Sarcodon imbricatus

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Sarcodon imbricatus
Scientific classification
Kingdom: Fungi
Division: Basidiomycota
Class: Agaricomycetes
Order: Thelephorales
Family: Bankeraceae
Genus: Sarcodon
Species: S. imbricatus
Binomial name
Sarcodon imbricatus
(L.) P.Karst. (1881)
  • Hydnum imbricatum L. (1753)
Sarcodon imbricatus
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Mycological characteristics
teeth on hymenium
cap is flat
hymenium is adnate
stipe is bare
spore print is brown
ecology is mycorrhizal
edibility: edible

Sarcodon imbricatus, commonly known as the shingled hedgehog or scaly hedgehog, is a species of tooth fungus in the order Thelephorales. The mushroom is edible. Many sources report it has a bitter taste, but others have found it delicious and suspect that the bitter specimens may be similar related species.[1] The mushroom has a large, brownish cap with large brown scales and may reach 30 cm (12 in) in diameter. On the underside it sports greyish, brittle teeth instead of gills, and has white flesh. Its spore print is brown. It is associated with spruce (Picea), appearing in autumn. It ranges throughout North America and Europe, although collections from the British Isles are now assigned to the similar species Sarcodon squamosus.


The Swedish botanist Olof Celsius reported in 1732 that Sarcodon imbricatus occurred in the vicinity of Uppsala, and Carl Linnaeus wrote of it in his 1737 work Flora lapponica.[2] It was one of the species initially described by Linnaeus, as Hydnum imbricatum, in the second volume of his Species Plantarum in 1753.[3] The specific epithet is the Latin imbricatus meaning "tiled" or "with overlapping tiles".[4] It was then placed in the genus Sarcodon by Finnish mycologist Petter Adolf Karsten in 1881. The generic name is derived from the Ancient Greek stems sarco- 'flesh' and odon 'tooth'.[5]

For many years, Sarcodon imbricatus was described associated with both spruce and pine, although the latter forms were smaller and noted to be more palatable by mushroom hunters in Norway. Furthermore, the mushroom has been used as a source of pigment and collectors noted that fresh specimens collected under pine yielded pigment, but only old ones collected under spruce. Molecular analysis of the DNA revealed the two forms to be distinct genetically, and thus populations of what had been described as S. imbricatus were now assigned to Sarcodon squamosus, which includes collections in the British Isles and the Netherlands.[6]


The mushrooms, or fruiting bodies, can be quite large in size. the brownish or greyish cap measures up to 30 cm (12 in) in diameter and is covered with coarse darker brown scales. It is funnel-shaped. The underside bears soft, pale grey 'teeth' rather than gills. These are 0.5–1 cm long and brittle. The pale grey or brown stipe may reach 8 centimetres (3.1 in) high and 3 centimetres (1.2 in) wide, and may be narrower at the base and is sometimes eccentric.[2][6][7]

From above, it may be confused with the old man of the woods (Strobilomyces strobilaceus) as both have a similar shaggy cap.[7] The bitter and inedible Sarcodon amarascens can be distinguished by its bluish-black stipe.[8]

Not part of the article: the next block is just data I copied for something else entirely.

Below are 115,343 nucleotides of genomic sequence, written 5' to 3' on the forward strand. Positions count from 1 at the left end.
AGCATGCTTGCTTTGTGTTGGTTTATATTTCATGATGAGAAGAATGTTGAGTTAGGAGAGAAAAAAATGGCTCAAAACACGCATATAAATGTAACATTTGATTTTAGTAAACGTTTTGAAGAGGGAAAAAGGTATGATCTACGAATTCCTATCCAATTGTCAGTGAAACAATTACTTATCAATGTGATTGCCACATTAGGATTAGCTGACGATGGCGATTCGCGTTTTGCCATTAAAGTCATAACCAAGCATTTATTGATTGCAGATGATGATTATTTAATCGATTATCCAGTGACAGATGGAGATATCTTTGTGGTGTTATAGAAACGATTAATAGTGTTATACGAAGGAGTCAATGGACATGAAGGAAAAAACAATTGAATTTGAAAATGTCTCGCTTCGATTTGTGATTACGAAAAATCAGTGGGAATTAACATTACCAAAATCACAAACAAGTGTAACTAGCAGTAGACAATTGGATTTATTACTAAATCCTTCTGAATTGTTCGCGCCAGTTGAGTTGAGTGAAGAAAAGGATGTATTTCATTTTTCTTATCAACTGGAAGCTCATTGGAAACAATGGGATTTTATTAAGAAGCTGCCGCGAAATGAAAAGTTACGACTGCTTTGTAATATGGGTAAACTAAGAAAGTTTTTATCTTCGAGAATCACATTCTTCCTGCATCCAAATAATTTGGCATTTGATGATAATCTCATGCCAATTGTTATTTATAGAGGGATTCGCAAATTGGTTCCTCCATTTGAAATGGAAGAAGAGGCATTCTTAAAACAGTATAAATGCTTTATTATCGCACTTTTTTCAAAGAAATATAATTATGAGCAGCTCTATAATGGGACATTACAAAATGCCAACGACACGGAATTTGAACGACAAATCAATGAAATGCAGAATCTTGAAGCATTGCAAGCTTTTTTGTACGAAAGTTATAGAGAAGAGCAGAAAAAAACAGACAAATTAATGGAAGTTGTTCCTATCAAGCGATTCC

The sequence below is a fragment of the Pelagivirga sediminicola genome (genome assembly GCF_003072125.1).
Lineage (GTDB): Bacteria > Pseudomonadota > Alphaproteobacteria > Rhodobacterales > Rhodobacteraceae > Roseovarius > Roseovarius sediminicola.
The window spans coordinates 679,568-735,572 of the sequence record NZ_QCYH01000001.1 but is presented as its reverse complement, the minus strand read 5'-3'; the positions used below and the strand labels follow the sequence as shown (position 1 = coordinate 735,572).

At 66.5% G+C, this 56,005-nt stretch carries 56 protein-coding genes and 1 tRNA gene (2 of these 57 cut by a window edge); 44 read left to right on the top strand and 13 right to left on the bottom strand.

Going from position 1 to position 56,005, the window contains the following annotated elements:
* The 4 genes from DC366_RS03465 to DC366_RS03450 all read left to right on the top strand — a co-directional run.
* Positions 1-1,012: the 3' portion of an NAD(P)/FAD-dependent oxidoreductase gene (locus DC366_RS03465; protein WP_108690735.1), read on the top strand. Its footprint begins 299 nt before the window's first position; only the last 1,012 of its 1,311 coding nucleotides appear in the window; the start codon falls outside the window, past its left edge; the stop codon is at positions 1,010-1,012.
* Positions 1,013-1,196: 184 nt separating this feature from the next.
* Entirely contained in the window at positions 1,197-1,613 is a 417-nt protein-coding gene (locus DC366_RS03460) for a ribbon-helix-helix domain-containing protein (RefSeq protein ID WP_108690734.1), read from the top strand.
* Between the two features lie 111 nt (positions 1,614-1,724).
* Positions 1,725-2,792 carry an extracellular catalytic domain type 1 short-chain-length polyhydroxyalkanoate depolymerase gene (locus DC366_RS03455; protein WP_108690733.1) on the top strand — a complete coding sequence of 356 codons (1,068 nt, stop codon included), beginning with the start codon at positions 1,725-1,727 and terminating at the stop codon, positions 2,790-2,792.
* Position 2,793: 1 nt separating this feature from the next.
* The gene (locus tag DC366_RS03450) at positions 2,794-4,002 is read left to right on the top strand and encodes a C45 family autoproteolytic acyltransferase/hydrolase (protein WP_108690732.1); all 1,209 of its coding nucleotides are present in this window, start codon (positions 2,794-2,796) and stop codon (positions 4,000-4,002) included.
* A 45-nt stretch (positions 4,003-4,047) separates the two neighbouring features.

Distribution and habitat[edit]

The fruit bodies of Sarcodon imbricatus grow in association with firs (Abies), especially in hilly or mountainous areas,[8] and can appear on sandy or chalk soils in fairy rings.[7] The usual fruiting season in August to October.[2] It ranges throughout North America and Europe,[9] although collections from the British Isles are now assigned to another species, Sarcodon squamosus.[10]


Old mushrooms of Sarcodon imbricatus and related species contain blue-green pigments, which are used for dyeing wool in Norway.[11]


The fungus can be bitter, although this is less apparent in younger specimens. Submerging the mushrooms in boiling water will remove this.[7] It can be pickled or dried and used as flavouring.[8] In Bulgaria it is collected, dried and finely ground to be used as an aromatic mushroom flour.[12] It is reported as edible but of poor quality in the United States by some sources[9] but as deliciously edible by others.[1]


  1. ^ a b Wells MH; Mitchel DH. Mushrooms of Colorado and Adjacent Areas. Denver, Colorado: Denver Museum of Natural History. p. 58. 
  2. ^ a b c Nilson S. & Persson O. (1977). Fungi of Northern Europe 1: Larger Fungi (Excluding Gill-Fungi). Penguin. p. 76. ISBN 0-14-063005-8. 
  3. ^ (Latin) Linnaeus, C (1753). Species Plantarum: Tomus II. Holmiae. (Laurentii Salvii). p. 1178. 
  4. ^ Simpson, D.P. (1979). Cassell's Latin Dictionary (5 ed.). London: Cassell Ltd. p. 883. ISBN 0-304-52257-0. 
  5. ^ Liddell, Henry George and Robert Scott (1980). A Greek-English Lexicon (Abridged Edition). United Kingdom: Oxford University Press. ISBN 0-19-910207-4. 
  6. ^ a b Johanneson H; Ryman S; Lundmark H; Danell E. (1999). "Sarcodon imbricatus and S. squamosus – two confused species". Mycological Research. 103 (11): 1447–52. doi:10.1017/S0953756299008709. 
  7. ^ a b c d Haas, Hans (1969). The Young Specialist looks at Fungi. Burke. p. 170. ISBN 0-222-79409-7. 
  8. ^ a b c Zeitlmayr, Linus (1976). Wild Mushrooms:An Illustrated Handbook. Garden City Press, Hertfordshire. p. 106. ISBN 0-584-10324-7. 
  9. ^ a b Arora, David (1986). Mushrooms demystified: a comprehensive guide to the fleshy fungi (2nd ed.). Berkeley: Ten Speed Press. p. 620. ISBN 0-89815-169-4. 
  10. ^ Phillips R (2006). Mushrooms. London: Pan MacMillan. p. 323. ISBN 0-330-44237-6. 
  11. ^ Rice M, Beebee D. (1980). Mushrooms for Color. Mad River Press : Eureka.
  12. ^ Z. Angelova. Гъбите в България. Картография ЕООД (Bulgaria). 

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